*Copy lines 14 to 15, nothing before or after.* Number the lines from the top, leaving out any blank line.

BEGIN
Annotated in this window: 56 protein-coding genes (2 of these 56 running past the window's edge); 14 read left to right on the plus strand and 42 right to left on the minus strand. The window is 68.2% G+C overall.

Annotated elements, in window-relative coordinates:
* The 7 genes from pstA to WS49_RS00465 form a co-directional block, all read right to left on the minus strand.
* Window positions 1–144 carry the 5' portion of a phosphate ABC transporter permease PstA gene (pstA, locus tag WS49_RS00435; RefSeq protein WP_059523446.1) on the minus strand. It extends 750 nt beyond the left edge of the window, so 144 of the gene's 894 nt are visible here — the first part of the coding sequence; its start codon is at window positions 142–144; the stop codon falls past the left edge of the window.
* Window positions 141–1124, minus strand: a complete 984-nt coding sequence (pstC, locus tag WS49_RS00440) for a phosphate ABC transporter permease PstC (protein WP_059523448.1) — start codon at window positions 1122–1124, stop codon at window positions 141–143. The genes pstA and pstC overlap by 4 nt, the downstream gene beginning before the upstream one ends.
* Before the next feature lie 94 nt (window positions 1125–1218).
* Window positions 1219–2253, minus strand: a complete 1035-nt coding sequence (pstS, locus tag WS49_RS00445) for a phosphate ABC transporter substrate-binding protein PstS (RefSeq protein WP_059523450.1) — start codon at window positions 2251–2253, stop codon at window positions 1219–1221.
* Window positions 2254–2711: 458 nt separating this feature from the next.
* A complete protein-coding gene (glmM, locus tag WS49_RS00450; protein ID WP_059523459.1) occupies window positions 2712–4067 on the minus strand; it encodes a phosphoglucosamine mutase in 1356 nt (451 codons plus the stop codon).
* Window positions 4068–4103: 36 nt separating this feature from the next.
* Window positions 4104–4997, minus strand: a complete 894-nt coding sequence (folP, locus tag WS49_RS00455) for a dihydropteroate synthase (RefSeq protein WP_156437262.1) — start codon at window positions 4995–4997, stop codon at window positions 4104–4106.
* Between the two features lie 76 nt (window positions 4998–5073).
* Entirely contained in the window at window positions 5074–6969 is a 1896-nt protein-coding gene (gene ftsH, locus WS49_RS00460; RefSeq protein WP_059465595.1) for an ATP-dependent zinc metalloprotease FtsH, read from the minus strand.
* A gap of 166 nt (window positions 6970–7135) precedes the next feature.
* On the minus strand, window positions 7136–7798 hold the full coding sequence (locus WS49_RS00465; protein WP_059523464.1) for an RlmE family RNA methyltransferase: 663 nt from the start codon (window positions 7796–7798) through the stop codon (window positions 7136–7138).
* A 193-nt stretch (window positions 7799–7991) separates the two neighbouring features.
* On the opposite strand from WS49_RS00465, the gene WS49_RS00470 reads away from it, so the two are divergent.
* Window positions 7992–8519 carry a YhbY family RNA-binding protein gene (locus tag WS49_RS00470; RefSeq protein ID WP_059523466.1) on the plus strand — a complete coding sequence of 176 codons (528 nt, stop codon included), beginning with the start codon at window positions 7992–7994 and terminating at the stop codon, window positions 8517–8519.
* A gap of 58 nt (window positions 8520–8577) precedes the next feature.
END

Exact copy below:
* A gap of 166 nt (window positions 6970–7135) precedes the next feature.
* On the minus strand, window positions 7136–7798 hold the full coding sequence (locus WS49_RS00465; protein WP_059523464.1) for an RlmE family RNA methyltransferase: 663 nt from the start codon (window positions 7796–7798) through the stop codon (window positions 7136–7138).